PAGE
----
by J.D. Davidson
Two Ohio lawmakers want to close a loophole in state law that allows teachers who are under investigation for misconduct to retire and school districts to not file a report with the Ohio Department of Education.
The legislation, filed this week by Reps. Adam Miller, D-Columbus, and Sarah Fowler-Arthur, R-Geneva-on-the-Lake, was proposed after five Rocky River School District teachers resigned and one retired in the spring as the district investigated alleged inappropriate contact.
“Closing the Background Check Retirement Loophole protects students and parents,” Miller said. “It also protects school districts. A teacher who retires while under investigation would still have all their rights under law, but other districts would have a clearer picture of the circumstances and could make the best, most informed decision on hiring that teacher. Right now, a district can be left in the dark.”
Schools currently are required to report only when a teacher resigns under threat of termination or nonrenewal of a contract while under investigation. If a teacher retires under the same conditions, schools do not have to report the circumstances, and the teacher can apply to work at another school with nothing on their record.
“This bill will close a gap in state law that potentially allows a teacher to retire due to criminal activity and have no record of the issues if they choose to rehire into the classroom,” Fowler-Arthur said. “Our first goal is to protect students by ensuring districts have accurate information when conducting a background check for the staff they hire or rehire.”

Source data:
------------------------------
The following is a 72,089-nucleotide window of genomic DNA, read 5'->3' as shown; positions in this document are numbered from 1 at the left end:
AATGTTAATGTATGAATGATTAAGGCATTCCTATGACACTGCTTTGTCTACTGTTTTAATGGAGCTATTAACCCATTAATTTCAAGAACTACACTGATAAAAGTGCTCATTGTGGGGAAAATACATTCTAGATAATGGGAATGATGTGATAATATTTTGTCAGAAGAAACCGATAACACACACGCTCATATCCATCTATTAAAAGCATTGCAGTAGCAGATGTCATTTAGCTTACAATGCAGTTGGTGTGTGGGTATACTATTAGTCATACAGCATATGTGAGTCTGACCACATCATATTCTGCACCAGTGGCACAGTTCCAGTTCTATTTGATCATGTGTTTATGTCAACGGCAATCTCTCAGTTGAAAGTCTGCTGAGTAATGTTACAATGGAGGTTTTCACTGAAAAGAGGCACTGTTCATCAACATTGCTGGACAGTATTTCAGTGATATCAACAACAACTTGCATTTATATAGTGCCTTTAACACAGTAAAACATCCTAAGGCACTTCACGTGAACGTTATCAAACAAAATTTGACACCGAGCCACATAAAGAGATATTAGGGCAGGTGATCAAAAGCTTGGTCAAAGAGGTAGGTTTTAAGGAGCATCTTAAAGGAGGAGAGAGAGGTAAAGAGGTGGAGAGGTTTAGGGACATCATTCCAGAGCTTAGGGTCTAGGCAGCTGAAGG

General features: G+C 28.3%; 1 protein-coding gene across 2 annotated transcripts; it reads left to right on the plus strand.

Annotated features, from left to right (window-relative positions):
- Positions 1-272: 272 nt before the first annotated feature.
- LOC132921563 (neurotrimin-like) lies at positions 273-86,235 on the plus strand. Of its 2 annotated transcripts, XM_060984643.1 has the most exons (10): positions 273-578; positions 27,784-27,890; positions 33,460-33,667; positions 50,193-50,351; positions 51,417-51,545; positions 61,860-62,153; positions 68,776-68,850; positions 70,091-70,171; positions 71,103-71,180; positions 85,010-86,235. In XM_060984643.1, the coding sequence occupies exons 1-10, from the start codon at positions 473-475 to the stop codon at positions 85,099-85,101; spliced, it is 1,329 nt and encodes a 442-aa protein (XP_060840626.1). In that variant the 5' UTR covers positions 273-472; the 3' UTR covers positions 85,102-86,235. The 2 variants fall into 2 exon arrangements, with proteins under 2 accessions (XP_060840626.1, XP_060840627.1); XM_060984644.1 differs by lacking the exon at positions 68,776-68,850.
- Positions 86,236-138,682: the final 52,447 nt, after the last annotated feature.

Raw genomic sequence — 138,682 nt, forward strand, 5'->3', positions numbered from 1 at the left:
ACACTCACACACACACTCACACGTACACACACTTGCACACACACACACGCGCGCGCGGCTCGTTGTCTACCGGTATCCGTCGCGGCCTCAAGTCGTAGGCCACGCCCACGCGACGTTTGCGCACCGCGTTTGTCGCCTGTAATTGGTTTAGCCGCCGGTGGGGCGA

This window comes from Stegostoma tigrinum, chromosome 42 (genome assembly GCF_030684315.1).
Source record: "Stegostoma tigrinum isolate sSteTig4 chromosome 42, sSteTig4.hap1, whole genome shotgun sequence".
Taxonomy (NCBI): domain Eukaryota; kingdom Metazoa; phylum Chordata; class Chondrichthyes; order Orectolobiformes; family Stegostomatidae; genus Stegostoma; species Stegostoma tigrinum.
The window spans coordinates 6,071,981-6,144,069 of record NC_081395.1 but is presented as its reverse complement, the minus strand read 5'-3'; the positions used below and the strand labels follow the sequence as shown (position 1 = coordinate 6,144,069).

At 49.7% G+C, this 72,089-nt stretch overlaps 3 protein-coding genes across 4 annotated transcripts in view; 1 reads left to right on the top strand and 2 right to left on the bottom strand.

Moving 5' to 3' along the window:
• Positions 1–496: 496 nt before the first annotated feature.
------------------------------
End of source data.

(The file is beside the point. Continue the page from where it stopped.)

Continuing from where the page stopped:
The Rocky River investigation centered around staff members “inappropriately” discussing a student, Superintendent Michael Shoaf said in a statement.
Shoaf said in the statement the investigation uncovered a video relating to three high school teachers, and the district obtained pictures of a fully-clothed student on the phone of one of the teachers.
“The photos, taken in a classroom, were inappropriate enough to warrant concern because they violated Board Policy. Law enforcement and the courts have been made aware of the circumstances and the pictures,” the statement said.
The bill awaits a bill number and committee assignment.
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An Ohio native, J.D. Davidson is a veteran journalist with more than 30 years of experience in newspapers in Ohio, Georgia, Alabama and Texas. He has served as a reporter, editor, managing editor and publisher. He is regional editor for The Center Square.